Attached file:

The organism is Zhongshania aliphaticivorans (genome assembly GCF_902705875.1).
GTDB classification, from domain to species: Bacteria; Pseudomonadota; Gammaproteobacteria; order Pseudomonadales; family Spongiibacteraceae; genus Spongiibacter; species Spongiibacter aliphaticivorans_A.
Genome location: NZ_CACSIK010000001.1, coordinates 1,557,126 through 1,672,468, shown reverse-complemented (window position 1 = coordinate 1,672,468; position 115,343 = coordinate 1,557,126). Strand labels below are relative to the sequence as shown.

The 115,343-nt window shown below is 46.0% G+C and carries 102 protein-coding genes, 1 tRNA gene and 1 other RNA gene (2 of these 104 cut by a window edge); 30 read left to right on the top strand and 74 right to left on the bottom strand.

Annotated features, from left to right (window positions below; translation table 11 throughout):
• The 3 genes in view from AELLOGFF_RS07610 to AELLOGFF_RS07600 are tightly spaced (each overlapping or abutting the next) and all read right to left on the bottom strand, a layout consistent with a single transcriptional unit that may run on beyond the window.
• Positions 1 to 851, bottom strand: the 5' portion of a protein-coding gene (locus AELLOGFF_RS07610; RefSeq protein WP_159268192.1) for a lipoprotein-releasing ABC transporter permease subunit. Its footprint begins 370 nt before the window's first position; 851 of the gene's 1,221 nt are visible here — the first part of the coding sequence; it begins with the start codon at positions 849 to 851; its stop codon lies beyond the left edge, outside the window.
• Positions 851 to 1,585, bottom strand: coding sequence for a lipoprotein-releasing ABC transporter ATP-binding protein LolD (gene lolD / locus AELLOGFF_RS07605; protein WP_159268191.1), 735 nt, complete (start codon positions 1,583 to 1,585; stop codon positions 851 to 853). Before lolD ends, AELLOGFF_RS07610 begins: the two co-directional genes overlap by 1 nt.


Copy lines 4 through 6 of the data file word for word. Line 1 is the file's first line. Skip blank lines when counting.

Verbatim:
The 115,343-nt window shown below is 46.0% G+C and carries 102 protein-coding genes, 1 tRNA gene and 1 other RNA gene (2 of these 104 cut by a window edge); 30 read left to right on the top strand and 74 right to left on the bottom strand.

Annotated features, from left to right (window positions below; translation table 11 throughout):
• The 3 genes in view from AELLOGFF_RS07610 to AELLOGFF_RS07600 are tightly spaced (each overlapping or abutting the next) and all read right to left on the bottom strand, a layout consistent with a single transcriptional unit that may run on beyond the window.